1) Gong Electronic
2) Marimba Electronic
3) Flute Circles
4) Flute Streams
5) Marimba Bells
6) Zither Flute
7) Tunnels Electronic
8) Dulcimer Flute
9) String Percussion
10) Gong Finale
11) The Wind upon the Moor
12) Tribal Dance (1989)
13) Solo Duet Nr. 1 (1973)
14) Solo Duet Nr. 2 (1973)
15) Sacrifice (1974)
16) Unidentified Flying Frequencies (1972)
17) Your call requires a 10 cent deposit (1978)
Flutes, Jew's Harp, Saxophone,
Hammer Dulcimer, Marimba, Gongs, Percussion, Voice,
Electronics, Feedback, Public Telephone and Water Pump.
Zither, Hammer Dulcimer,
Wind Gong, Tablas, Percussion, Cello,
Crystal Glass Vase and Snail Shells.
Around 1970 I bought a 2 track Revox A77 tape recorder and 2 Calrec microphones (as the latter were known at that time). I soon discovered there were many ways to use this tape recorder. For example: Sound on sound and the use of echo in various ways or recording at 15 ips and then play back at half speed. But most of the tracks on this CD were recorded at 7.5 ips, before I bought a second machine with 15 ips. Later I had the machine fitted with a variable speed. The tape recorder for me became a musical instrument.
“Flute Circles” was recorded at 3.75 ips, and I believe that you will agree with me that the quality is astounding, also, don’t forget the master tapes have been standing unplayed in my archives for the past 33 years!
The Japanese Gong which is heard at the beginning and the end of the “EPISODES AT 4 am” tracks, dates back to the first year of the Empo 2 period, “The year of the tiger” (1674).
For “Marimba Bells” the instruments to be played were spread wide apart from each other so that a natural stereo picture would take place enhanced with Wendy slowly moving to and fro between the microphones, rolling snail shells in her hands - a natural panning effect –. I lowered the playback speed about 15% on “Zither Flute” because I wanted a kind of drugged /slow motion feeling to be the outcome.
“Tunnels Electronic” always conjures up for me the feeling of being sucked into a black hole (especially at 2 mins 26 secs into the track) which I achieved by drawing air into my throat.
“Dulcimer Flute” was recorded in a room with just 2 microphones set before Wendy and myself and no reverb added, just the natural room sound.
“The wind upon the moor” was recorded on modern studio equipment. Some time after the recording I extended the poem and the updated version you will see below. (Incidentally the poem is dedicated to the great American actor Vincent Price)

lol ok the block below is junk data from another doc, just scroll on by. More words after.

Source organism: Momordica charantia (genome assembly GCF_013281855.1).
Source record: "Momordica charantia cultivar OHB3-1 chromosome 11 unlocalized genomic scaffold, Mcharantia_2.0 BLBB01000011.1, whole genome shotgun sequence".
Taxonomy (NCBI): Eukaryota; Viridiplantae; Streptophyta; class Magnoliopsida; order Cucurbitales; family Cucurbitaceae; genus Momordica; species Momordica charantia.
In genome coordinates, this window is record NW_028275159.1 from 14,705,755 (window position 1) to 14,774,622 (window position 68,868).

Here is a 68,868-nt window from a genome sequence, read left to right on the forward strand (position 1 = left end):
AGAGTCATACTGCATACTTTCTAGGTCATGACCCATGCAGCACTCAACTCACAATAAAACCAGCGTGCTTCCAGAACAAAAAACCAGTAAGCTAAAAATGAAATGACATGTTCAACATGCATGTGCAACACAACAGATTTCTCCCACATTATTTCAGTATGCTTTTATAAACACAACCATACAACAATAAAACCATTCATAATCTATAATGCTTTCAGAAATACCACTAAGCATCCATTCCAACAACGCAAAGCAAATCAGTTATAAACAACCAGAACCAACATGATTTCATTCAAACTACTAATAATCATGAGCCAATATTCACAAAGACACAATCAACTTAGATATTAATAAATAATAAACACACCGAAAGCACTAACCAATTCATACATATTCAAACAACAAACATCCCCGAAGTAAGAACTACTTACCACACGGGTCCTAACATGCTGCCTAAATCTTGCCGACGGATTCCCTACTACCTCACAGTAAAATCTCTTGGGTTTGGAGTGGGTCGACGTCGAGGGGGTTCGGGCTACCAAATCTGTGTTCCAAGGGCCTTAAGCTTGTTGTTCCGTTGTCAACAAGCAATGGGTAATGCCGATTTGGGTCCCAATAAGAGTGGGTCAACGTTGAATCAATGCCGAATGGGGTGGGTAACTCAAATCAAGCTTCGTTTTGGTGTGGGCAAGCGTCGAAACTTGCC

“Solo Duet Nr.1” and “Solo Duet Nr.2” were deliberately recorded to achieve a stereo effect with no centre sound, as both compositions were commissioned by the choreographer Robert Cohan of the ‘London Contemporary Dance Theatre’ for a modern dance with 2 female dancers on stage both spotlighted and seperated by at least 10 meters apart. The dance for one dancer was choreographed by the sound coming from the left speaker and the other one from the right speaker. (You will notice quite a bit of variable speed was used on these 2 tracks.) The fast and abrupt swishing sounds were produced by blowing through the flute head only.
“Unidentified Flying Frequencies” was created while I was preparing to record something and inadvertently a fault occured in the equipment which somehow got on to the record heads and hence to the tape. I took the opportunity to manipulate the recorder and thus achieved the end result.
“Your call requires a 10 cent deposit” was made with a portable cassette recorder. People seem to be surprised about some of the sounds that I had recorded, saying that they had never heard them before when using call boxes in New York. At the time I was a trifle horrified at what was coming out of the telephone earpiece after all my heavy manipulating of the dial buttons. At one point I decided to make a hasty retreat, fearful that I was in the process of being traced by the telephone exchange. At this time in Europe there were no “musical dialing tones” in public phone boxes. My idea of bringing this piece about had a theatrical touch to it. I wished to portray someone that had absolutely no idea how to make a call. I think that does indeed come across.
It's gentle, spooky, even a little surreal in parts, the music chimes
bongs and vibrates around the room.
And the CD comes with bonus recordings.
It's a curious soprific listen, and a interesting muscial way to end the day.
Bob Downes originally released Episodes at 4 am on his own Openian label in 1974.
Though primarily known as a flautist and reed player, Episodes attests to Downes' prowess as a
multi-instrumentalist. Joined by Wendy Benka on zither, cello, and varied percussion, Downes plays flutes, marimba, gong, cymbals, bells, hammer dulcimer, and even a public phone on this record. While the sheer variety of instruments is itself impressive, the most striking feature of this record is the fact that nearly every sound it contains has been processed by some form of analog synthesis or tape manipulation. Bells, cymbals, and gongs are subjected to shimmering, panning delay effects, while elsewhere other acoustic sources are transformed into hypnotic, electronic throbs or overtone-rich metallic tones through intensive filtering and feedback effects.
With this emphasis on electronic processing, Downes is able to downplay some of his instrumental virtuosity in favor of some truly mysterious atmospheres. This CD collects the 1974 LP -- which, like the dance piece it was composed for, was inspired by Alberto Giacometti's sculpture "The Palace at 4 A.M." -- and adds almost forty minutes of bonus material that is at least as interesting as the original music. A sure-handed, if out there, mix of acoustic instruments and adventurous electronic experimentation, fans of improvised and electronic music should both find this record equally satisfying. An unearthed gem to be sure. [CC]